This Functional Nutritionist Says "Smaller" Foods Have Giant Health Benefits
Less is more—that's how the saying goes, no? In the functional food space, the catchphrase certainly stands: The simpler the ingredient list (bonus points if you're eating whole produce with no ingredient list at all), the more nutritional benefit you'll likely gain. Of course, there are some nuances, but plenty of experts inherently subscribe to the "simpler is better" philosophy.
But let's dive deeper into the phrase. According to Deanna Minich, Ph.D., IFMCP, a functional nutritionist who studies plant-based pigments, the size of your food matters, too. As she explains on the mindbodygreen podcast, in many cases, smaller foods may offer more nutrients.
Why Minich wants you to eat smaller foods.
"Keep in mind that when it comes to plants, smaller is usually better because [phytonutrients] are more concentrated," she shares. It's like all the nutrients you would get from a regular-size plant are jam-packed into one mini, adorable bulb. But that doesn't mean tiny blueberries are necessarily more nutrient-dense than, say, a pomegranate—rather, Minich draws the comparison from foods within the same phytonutrient family.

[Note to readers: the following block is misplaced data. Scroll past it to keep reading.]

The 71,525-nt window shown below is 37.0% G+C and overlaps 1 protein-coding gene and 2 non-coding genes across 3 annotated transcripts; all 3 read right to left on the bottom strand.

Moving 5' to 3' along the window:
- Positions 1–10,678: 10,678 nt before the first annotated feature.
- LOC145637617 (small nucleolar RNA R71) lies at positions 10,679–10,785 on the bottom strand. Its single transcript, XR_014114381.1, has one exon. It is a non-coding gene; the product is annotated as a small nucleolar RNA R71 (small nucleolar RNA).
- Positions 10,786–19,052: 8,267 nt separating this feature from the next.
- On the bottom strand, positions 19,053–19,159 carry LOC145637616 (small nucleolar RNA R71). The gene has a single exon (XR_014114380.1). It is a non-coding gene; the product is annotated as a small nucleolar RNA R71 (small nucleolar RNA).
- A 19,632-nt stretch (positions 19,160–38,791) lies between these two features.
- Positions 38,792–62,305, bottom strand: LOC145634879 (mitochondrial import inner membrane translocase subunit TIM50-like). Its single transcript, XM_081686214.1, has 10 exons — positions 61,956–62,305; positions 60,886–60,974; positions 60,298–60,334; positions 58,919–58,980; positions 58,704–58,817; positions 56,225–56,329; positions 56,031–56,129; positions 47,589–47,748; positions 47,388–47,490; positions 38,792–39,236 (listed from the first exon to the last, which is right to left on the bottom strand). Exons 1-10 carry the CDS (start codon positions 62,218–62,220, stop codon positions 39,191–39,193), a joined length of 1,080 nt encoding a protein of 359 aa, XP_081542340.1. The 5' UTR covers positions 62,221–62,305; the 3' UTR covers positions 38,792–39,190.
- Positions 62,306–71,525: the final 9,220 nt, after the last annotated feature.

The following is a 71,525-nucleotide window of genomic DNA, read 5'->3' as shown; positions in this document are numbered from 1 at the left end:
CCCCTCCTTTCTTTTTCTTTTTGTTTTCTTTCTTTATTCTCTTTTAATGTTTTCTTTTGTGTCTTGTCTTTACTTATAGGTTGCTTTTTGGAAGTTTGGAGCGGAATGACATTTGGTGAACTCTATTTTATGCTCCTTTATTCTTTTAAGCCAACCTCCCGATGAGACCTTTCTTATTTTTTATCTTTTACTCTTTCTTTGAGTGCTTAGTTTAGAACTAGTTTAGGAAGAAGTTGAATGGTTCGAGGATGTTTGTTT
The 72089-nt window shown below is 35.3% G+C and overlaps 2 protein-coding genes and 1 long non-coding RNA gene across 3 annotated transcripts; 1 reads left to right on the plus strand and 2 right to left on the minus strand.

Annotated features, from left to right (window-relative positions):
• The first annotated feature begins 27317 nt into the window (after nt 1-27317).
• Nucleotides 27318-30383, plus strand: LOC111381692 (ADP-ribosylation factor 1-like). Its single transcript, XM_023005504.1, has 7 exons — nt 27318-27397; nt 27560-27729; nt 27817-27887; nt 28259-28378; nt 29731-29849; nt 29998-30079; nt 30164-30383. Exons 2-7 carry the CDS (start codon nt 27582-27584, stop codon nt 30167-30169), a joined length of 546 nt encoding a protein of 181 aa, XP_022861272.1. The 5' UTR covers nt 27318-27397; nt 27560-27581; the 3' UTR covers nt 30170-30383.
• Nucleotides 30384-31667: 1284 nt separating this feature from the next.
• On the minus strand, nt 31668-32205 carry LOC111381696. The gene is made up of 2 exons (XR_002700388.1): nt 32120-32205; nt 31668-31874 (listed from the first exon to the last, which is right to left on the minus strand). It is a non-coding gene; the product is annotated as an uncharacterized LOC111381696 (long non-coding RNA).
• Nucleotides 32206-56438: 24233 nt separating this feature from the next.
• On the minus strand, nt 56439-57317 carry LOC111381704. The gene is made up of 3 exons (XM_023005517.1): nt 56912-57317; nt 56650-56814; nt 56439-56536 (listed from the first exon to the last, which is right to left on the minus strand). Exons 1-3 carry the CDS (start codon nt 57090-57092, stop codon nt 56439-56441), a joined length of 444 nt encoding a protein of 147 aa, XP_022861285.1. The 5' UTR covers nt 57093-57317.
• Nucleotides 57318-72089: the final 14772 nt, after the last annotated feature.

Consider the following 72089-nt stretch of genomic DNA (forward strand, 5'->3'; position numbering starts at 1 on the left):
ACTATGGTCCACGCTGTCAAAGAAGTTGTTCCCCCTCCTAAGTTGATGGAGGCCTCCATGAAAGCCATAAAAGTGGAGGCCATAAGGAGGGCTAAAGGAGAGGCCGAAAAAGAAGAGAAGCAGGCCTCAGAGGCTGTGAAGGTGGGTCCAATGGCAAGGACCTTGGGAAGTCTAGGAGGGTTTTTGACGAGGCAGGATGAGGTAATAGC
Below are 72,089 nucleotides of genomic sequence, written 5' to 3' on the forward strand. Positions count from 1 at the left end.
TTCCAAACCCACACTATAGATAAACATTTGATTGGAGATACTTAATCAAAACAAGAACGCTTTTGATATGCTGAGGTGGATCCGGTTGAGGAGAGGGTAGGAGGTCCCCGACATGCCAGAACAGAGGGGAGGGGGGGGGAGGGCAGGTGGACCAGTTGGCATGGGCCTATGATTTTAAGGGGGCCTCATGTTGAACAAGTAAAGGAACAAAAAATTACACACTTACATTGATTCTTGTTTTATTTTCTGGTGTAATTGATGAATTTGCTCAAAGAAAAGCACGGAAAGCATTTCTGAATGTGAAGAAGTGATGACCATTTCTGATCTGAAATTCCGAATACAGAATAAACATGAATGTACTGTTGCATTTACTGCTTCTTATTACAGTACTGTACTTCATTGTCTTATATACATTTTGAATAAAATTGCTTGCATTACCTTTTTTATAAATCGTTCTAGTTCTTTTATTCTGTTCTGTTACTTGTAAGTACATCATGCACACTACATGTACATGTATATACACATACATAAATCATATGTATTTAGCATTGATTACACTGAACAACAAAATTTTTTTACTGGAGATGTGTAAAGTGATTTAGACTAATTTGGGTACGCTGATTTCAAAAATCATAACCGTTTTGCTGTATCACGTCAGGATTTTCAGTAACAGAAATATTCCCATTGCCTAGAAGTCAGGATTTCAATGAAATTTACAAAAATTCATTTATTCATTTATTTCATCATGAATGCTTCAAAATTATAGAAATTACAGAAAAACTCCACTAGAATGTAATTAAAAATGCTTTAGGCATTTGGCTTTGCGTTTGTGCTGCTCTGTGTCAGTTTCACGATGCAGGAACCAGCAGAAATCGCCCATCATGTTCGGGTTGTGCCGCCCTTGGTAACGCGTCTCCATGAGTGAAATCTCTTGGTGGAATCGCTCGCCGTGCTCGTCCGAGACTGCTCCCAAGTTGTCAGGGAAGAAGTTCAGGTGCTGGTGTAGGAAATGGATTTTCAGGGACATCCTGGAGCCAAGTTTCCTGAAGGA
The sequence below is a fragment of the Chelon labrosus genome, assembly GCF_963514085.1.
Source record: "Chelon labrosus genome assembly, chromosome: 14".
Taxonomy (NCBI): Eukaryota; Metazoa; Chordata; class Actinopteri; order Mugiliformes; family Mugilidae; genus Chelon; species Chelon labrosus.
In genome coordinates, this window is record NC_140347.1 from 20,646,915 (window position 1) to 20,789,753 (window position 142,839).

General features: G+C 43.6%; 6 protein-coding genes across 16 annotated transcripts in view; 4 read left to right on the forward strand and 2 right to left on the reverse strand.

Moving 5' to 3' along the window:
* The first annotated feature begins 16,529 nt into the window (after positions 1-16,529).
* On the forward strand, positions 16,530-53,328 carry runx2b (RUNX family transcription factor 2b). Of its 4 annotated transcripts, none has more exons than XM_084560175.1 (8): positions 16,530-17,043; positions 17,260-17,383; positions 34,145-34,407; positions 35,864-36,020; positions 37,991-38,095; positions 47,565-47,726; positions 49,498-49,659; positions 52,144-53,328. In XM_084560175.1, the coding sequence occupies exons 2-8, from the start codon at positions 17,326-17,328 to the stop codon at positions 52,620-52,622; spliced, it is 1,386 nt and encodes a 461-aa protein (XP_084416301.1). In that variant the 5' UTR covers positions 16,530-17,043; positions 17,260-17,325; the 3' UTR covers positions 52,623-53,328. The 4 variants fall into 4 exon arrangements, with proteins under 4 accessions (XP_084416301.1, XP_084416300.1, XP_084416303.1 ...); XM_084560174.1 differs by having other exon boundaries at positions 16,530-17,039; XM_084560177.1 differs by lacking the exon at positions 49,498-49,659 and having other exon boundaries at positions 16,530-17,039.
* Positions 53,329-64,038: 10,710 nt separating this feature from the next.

"So microgreens instead of the large collard leaf," she says. "That is going to give you greater nutrient density." And along with those tiny blueberries? "Get smaller wild berries," she adds, which some say are even richer in antioxidants. In fact, wild blueberries are one of the top fruit antioxidants, according to the Nutrient Data Laboratory from the U.S. Department of Agriculture, with two times the amount of antioxidants than regular blueberries. That's not to say you shouldn't eat the regular blues at all—they do have polyphenol power, too—but it's interesting to know that smaller, wild berries pack such a punch.
As for the aforementioned microgreens, these tiny, peppery sprouts are chock-full of vitamins (like vitamin C, E, and K), and a 2014 study conducted by the USDA even tested 25 varieties of microgreens to see how their nutrients compared to other typical vegetables. The verdict? "In general, microgreens contained considerably higher levels of vitamins and carotenoids—about five times greater—than their mature plant counterparts, an indication that microgreens may be worth the trouble of delivering them fresh during their short lives," the report reads.
Again, that's not a reason to stop eating grown-up broccoli, of course, but it does give grounds for adding some baby broccoli sprouts to your grocery cart—these microgreens, in particular, contain a concentrated amount of compounds to boost the production of sulforaphane. And if you can't find them in store, you can even grow your own healthy sprouts (see how, here).
Let us emphasize: Eating any plant is better than eating no plants at all—with a plant-rich diet, you're still consuming all those good-for-you phytonutrients. But if you do find wild blueberries (even frozen berries retain their nutrients, says Minich) or microgreens at your local market, you might want to consider snagging them, too. You may get more phytochemical bang for your buck.
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